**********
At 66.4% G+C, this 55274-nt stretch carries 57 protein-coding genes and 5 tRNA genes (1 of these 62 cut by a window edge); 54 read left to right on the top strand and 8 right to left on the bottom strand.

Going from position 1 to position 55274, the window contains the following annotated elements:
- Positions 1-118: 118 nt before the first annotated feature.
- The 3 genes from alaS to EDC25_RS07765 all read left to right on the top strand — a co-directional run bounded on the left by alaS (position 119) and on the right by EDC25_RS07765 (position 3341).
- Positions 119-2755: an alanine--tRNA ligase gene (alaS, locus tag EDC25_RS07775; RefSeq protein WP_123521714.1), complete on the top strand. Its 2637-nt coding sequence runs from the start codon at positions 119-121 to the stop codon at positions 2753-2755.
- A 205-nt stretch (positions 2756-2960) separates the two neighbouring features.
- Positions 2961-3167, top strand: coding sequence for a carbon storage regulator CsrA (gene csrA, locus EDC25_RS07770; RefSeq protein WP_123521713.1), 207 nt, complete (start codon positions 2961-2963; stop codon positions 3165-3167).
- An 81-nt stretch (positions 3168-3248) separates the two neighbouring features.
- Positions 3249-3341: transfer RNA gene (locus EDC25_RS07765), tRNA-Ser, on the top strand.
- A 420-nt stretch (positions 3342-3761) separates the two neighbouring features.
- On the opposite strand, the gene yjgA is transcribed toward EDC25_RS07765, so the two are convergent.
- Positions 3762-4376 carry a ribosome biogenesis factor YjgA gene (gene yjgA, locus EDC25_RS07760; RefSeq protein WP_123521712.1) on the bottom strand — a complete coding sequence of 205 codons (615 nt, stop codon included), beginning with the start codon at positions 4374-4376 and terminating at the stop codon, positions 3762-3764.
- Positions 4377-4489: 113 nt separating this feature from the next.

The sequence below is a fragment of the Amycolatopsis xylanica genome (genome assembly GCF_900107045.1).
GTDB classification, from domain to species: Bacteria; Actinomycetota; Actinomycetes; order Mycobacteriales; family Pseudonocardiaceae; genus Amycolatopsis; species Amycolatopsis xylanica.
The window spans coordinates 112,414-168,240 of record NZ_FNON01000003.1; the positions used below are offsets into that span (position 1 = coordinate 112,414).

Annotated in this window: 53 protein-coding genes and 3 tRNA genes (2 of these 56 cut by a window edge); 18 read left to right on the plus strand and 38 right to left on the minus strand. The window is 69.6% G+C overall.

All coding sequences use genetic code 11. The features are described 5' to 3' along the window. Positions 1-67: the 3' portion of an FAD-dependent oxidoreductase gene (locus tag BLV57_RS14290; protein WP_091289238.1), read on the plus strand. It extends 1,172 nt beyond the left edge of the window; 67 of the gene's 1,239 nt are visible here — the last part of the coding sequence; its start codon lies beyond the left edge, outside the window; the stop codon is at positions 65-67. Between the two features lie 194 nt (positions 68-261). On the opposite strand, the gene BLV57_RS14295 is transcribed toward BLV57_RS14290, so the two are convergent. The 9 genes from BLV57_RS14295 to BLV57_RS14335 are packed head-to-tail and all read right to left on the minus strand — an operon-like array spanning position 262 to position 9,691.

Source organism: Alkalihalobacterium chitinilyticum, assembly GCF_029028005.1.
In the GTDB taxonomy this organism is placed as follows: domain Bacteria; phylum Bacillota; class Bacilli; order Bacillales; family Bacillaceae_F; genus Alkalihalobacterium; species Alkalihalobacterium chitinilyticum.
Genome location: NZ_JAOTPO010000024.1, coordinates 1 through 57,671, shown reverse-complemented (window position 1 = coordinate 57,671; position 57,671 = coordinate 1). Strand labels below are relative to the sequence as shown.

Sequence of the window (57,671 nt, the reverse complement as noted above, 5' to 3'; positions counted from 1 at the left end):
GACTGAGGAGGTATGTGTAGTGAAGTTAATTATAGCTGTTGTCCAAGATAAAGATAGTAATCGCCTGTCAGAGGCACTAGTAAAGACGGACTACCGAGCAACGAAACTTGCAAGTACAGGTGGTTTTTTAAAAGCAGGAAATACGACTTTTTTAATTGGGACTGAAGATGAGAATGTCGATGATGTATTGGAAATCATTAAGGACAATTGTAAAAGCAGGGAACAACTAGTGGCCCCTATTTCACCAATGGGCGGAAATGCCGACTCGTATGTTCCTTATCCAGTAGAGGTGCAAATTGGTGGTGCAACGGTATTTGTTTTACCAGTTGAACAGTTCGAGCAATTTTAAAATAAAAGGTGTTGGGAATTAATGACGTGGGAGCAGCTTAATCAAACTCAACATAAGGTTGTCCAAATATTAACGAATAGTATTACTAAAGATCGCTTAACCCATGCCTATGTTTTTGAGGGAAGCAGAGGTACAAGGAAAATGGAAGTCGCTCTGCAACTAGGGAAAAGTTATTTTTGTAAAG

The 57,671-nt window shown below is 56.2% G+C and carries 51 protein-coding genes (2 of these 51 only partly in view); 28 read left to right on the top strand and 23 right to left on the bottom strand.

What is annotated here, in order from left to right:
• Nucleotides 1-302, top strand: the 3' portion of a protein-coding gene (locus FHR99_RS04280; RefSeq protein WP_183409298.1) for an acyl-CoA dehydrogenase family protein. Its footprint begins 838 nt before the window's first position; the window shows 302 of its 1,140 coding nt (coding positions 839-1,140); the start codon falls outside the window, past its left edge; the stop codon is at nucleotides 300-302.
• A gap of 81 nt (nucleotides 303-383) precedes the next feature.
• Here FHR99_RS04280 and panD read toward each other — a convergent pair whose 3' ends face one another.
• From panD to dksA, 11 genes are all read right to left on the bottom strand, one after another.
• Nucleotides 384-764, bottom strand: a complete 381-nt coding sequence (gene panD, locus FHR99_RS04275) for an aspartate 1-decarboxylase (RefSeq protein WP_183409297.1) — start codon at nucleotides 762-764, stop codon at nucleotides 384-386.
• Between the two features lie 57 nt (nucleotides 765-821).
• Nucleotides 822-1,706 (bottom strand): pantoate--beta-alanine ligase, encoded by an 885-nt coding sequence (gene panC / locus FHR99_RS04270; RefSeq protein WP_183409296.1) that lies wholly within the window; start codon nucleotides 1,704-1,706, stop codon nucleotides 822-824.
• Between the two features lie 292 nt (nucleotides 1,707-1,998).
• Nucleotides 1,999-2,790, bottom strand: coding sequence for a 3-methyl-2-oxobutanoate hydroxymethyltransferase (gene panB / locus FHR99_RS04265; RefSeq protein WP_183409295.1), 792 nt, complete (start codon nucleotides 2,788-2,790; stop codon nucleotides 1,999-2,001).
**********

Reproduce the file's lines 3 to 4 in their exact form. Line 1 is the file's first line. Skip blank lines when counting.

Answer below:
- Positions 1-118: 118 nt before the first annotated feature.
- The 3 genes from alaS to EDC25_RS07765 all read left to right on the top strand — a co-directional run bounded on the left by alaS (position 119) and on the right by EDC25_RS07765 (position 3341).